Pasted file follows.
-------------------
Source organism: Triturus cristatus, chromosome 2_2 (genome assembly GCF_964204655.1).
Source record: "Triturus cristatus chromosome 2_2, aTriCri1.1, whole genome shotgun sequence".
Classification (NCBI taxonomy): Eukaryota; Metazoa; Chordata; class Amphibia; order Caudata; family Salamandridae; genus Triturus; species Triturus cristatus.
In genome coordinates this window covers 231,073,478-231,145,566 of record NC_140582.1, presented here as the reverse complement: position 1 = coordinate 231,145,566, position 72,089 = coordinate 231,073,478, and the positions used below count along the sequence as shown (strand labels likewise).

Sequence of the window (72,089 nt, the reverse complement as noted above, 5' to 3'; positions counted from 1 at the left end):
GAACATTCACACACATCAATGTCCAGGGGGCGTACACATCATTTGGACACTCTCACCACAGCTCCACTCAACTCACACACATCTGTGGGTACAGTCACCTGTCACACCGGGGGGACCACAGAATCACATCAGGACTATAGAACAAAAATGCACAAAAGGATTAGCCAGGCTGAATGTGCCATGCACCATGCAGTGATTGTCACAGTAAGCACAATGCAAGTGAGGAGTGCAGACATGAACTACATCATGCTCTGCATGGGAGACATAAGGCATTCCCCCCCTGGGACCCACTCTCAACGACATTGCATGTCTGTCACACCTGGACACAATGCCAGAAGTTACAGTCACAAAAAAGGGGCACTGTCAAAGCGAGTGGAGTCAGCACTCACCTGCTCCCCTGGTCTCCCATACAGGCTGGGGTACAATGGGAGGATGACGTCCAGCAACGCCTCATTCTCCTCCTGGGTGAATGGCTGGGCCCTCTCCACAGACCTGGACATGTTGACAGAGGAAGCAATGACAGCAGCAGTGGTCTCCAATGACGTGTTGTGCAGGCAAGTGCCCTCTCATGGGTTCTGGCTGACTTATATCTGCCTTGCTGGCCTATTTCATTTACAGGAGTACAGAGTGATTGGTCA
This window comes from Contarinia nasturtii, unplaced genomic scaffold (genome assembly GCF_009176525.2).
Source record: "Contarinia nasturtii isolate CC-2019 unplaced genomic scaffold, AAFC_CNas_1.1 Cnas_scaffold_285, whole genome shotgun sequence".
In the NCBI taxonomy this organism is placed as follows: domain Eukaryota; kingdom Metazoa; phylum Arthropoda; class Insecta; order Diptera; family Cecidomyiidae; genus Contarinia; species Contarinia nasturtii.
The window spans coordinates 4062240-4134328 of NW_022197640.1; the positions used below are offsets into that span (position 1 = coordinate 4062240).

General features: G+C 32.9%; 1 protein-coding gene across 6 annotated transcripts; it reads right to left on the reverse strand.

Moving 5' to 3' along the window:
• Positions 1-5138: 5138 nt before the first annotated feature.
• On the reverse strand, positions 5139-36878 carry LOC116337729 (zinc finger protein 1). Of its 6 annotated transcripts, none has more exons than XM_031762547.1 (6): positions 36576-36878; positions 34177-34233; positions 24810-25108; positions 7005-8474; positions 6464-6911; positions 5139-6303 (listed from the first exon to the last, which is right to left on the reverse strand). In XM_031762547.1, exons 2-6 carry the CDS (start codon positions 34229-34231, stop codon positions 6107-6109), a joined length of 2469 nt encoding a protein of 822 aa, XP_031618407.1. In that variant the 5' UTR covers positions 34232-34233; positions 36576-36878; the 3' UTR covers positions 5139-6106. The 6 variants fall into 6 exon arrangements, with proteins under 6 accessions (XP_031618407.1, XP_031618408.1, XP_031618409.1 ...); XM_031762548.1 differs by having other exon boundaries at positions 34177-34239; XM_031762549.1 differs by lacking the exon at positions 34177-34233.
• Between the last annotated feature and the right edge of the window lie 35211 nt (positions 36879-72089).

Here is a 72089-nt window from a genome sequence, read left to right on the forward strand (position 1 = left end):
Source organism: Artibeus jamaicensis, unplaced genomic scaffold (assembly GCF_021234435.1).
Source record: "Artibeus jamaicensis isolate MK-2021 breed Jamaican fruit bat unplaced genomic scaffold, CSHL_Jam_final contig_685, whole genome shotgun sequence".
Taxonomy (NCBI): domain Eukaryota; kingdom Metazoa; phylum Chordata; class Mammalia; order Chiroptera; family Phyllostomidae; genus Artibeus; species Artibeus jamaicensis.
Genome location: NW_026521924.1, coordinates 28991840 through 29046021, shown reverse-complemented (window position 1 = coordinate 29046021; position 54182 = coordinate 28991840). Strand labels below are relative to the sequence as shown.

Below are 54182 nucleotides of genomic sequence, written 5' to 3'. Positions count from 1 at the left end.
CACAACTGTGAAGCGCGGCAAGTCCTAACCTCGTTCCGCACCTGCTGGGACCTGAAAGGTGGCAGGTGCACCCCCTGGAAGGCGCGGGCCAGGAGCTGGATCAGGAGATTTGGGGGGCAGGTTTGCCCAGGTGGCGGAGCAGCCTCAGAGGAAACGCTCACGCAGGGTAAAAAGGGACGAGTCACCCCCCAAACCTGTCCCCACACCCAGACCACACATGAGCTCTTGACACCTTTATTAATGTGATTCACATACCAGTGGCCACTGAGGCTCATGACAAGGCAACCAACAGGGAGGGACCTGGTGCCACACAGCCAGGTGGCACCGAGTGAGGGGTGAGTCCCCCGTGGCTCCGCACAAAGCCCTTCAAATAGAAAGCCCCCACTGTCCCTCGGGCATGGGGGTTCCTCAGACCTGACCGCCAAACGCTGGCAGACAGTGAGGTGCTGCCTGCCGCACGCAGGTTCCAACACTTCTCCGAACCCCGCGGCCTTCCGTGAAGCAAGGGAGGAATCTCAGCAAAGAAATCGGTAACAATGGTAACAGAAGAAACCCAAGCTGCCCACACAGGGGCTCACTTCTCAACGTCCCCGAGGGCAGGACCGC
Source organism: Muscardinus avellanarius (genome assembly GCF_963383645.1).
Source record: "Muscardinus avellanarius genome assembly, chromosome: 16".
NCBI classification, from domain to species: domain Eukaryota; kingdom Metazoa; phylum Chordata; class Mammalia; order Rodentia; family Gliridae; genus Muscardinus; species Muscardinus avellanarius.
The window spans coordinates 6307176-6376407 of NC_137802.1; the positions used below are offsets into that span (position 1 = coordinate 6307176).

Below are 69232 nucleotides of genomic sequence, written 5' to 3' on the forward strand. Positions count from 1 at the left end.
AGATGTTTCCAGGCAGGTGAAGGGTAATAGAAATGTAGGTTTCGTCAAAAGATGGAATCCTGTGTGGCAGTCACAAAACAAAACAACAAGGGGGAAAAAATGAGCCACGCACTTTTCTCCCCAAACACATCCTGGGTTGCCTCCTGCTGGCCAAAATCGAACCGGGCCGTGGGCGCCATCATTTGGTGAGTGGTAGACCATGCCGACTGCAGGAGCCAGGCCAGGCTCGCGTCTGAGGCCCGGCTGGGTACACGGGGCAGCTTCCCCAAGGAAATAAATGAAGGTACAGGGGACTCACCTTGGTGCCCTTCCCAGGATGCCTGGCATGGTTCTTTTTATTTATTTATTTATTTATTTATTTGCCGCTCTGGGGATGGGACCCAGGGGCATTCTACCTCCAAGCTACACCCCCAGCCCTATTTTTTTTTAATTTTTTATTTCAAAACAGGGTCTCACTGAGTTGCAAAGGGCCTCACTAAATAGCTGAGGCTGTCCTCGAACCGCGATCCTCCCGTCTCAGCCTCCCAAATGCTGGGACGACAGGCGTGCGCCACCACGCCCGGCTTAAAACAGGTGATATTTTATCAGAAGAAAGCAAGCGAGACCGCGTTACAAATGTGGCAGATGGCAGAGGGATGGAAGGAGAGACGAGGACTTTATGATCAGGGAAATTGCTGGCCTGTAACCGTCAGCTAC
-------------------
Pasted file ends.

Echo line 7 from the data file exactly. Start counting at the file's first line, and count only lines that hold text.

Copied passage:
This window comes from Contarinia nasturtii, unplaced genomic scaffold (genome assembly GCF_009176525.2).